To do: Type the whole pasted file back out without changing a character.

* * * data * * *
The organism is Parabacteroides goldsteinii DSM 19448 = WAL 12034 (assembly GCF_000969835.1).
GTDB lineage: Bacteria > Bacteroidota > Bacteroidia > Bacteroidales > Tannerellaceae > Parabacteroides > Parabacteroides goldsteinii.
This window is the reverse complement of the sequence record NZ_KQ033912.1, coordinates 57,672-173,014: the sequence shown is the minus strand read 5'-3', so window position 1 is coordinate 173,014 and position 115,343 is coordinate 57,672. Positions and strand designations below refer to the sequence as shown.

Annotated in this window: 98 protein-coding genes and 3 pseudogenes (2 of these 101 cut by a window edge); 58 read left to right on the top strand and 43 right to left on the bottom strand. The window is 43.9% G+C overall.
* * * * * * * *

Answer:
The organism is Parabacteroides goldsteinii DSM 19448 = WAL 12034 (assembly GCF_000969835.1).
GTDB lineage: Bacteria > Bacteroidota > Bacteroidia > Bacteroidales > Tannerellaceae > Parabacteroides > Parabacteroides goldsteinii.
This window is the reverse complement of the sequence record NZ_KQ033912.1, coordinates 57,672-173,014: the sequence shown is the minus strand read 5'-3', so window position 1 is coordinate 173,014 and position 115,343 is coordinate 57,672. Positions and strand designations below refer to the sequence as shown.

Annotated in this window: 98 protein-coding genes and 3 pseudogenes (2 of these 101 cut by a window edge); 58 read left to right on the top strand and 43 right to left on the bottom strand. The window is 43.9% G+C overall.